Sourcing, original research, notability & conflict of interest: Wikipedia & GLAM


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Sourcing, original research, notability & conflict of interest - Wikipedia & GLAMs

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  • That means, your subject has to be addressed, in detail, in a verifiable published source, such as a major news organization or scholarly publication, and often in multiple sources. Independent of the subject means that your sources cannot be created by or affiliated with the subject or its creator – i.e. press releases and advertising. Now, just because your subject meets this criteria, it is not presumed that it deserves its own article. It might be able to be blended into another article, such as the Jacques Seligmann & Co. article – GermainSeligmann, while he is a notable figure within the story of the company, it’s best to allow him to remain within the company article, and not in his own independent article.Alma Thomas has her own Wikipedia article – there are many reliable published sources. However, this plastic Sinclair dinosaur from 1964 in the collection of the Children’s Museum of Indianapolis does not warrant its own Wikipedia page.
  • No original research is allowed, that is, you can’t edit an article on how to make cheesecake using what you remember about your mother making cheesecake, or just using a hand written recipe card your mother gave you. I have been using the oral histories transcribed on the AAA website to write basic biographies or fill in details where citations are needed. These are considered primary sources, but, used sparingly and with discretion, they can be used.
  • Sourcing, original research, notability & conflict of interest: Wikipedia & GLAM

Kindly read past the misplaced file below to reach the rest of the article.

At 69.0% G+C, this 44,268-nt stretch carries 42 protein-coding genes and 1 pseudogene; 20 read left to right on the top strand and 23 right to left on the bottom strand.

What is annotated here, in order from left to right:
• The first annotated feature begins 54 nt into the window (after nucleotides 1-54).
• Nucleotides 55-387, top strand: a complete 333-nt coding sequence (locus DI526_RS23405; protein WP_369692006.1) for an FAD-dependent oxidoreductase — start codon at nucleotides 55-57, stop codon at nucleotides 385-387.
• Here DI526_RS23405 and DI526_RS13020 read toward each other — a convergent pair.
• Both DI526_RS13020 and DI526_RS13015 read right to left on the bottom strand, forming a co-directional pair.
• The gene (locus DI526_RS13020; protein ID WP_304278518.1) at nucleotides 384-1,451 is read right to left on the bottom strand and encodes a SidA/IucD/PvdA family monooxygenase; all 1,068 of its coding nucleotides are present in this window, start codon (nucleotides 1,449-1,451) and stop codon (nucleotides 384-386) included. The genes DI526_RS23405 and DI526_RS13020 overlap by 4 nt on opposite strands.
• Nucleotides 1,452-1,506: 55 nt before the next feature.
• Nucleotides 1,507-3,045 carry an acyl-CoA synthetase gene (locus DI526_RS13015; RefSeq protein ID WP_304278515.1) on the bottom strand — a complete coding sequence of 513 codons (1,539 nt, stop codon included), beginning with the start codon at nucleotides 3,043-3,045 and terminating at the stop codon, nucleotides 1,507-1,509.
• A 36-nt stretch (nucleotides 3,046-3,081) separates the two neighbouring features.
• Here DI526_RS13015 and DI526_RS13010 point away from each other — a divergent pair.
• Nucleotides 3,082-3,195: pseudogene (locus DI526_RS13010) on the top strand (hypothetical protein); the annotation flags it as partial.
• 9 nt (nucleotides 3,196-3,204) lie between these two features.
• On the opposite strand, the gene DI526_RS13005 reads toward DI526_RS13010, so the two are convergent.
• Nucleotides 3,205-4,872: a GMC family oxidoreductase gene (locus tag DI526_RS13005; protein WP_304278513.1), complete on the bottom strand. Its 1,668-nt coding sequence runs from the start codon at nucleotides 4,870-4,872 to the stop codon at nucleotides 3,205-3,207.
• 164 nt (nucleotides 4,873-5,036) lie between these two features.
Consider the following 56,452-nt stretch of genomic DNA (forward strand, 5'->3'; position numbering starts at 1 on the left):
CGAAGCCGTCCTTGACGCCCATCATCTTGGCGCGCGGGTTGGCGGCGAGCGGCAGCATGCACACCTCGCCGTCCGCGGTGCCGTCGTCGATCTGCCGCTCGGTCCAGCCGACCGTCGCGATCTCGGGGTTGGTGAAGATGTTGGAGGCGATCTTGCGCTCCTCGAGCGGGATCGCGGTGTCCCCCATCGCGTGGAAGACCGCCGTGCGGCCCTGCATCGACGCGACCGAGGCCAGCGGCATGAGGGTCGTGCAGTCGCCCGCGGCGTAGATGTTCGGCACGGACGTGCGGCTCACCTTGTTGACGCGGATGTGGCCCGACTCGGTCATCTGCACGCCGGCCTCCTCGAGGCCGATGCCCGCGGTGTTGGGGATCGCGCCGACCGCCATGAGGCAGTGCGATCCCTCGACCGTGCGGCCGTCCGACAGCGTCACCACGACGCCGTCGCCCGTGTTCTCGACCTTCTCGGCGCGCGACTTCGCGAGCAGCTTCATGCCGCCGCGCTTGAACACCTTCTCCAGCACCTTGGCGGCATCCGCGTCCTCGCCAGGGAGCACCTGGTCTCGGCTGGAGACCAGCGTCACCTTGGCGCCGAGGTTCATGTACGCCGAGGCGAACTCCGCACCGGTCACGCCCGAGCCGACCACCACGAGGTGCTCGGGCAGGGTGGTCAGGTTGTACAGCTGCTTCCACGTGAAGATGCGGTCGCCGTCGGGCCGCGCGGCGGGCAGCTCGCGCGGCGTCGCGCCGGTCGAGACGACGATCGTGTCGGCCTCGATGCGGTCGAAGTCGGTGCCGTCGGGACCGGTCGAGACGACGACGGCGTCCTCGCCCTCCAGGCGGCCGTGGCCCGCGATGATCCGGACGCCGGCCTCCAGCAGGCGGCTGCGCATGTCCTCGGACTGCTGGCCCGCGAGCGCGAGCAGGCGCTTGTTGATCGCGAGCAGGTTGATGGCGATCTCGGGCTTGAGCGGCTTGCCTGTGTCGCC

1. 1. Sourcing, original research, notability & conflict of interest<br />Sarah StierchWikipedian In Residence – Archives of American Art, 2011<br />@sarah_stierch<br /><br />
    2. 2. Notability<br />Subject must receive significant coverage in reliablesources that are independent of the subject, and is presumed to meet the criteria for its own stand-alone article or list.<br />
    3. 3. No original research<br />We do not accept: facts, allegations, ideas and stories for which no reliable published source exists.<br />Secret: Oral history that is published online is able to be used, as long as only the facts are delivered.<br />
    4. 4. Sources<br />Anything that could be challenged must be backed up by a reliable source.<br />A reliable source is published is from a trusted new source or publisher.<br />We prefer secondary sources. Primary are okay but should not be the only source used in an article.<br />
    5. 5. What NOT to use<br />What TO use<br /><ul><li>Self published sources
    6. 6. i.e. blogs, patents, newsletters, personal websites, forums & tweets
    7. 7. Facebook, Tumblr, Twitter, Myspace
    8. 8. Self-created
    9. 9. press release
    10. 10. Legit news sources
    11. 11. NYT, Post, non-bias
    12. 12. Academy, peer-reviewed, scholarly = preferred
    13. 13. Can use BLOG from reliable trustworthy sources like SI, NYT</li></li></ul><li>Conflict of Interest<br />Where advancing outside interests is more important to an editor than advancing the aims of Wikipedia, that editor stands in a conflict of interest.<br />Example: Writing or editing your own institutions Wikipedia page without secondary sources and with peacock words<br />Example: Adding external links to your general website on Wikipedia pages. <br />Example: Creating an account called “ArchivesAmerArt” to serve as an institutional group account for edits. <br />
    14. 14.
    15. 15. Conflict of Interest<br />DO create a user account for yourself<br />DO create a userpage that describes your position, institution and area of expertise<br />DO edit as yourself, NOT as your institution<br />DO improve articles and content related your passion & interests, you know the right sources & tools to improve Wikipedia!<br />
    16. 16. Sourcing, original research, notability & conflict of interest<br />Sarah StierchWikipedian In Residence – Archives of American Art, 2011<br />@sarah_stierch<br /><br />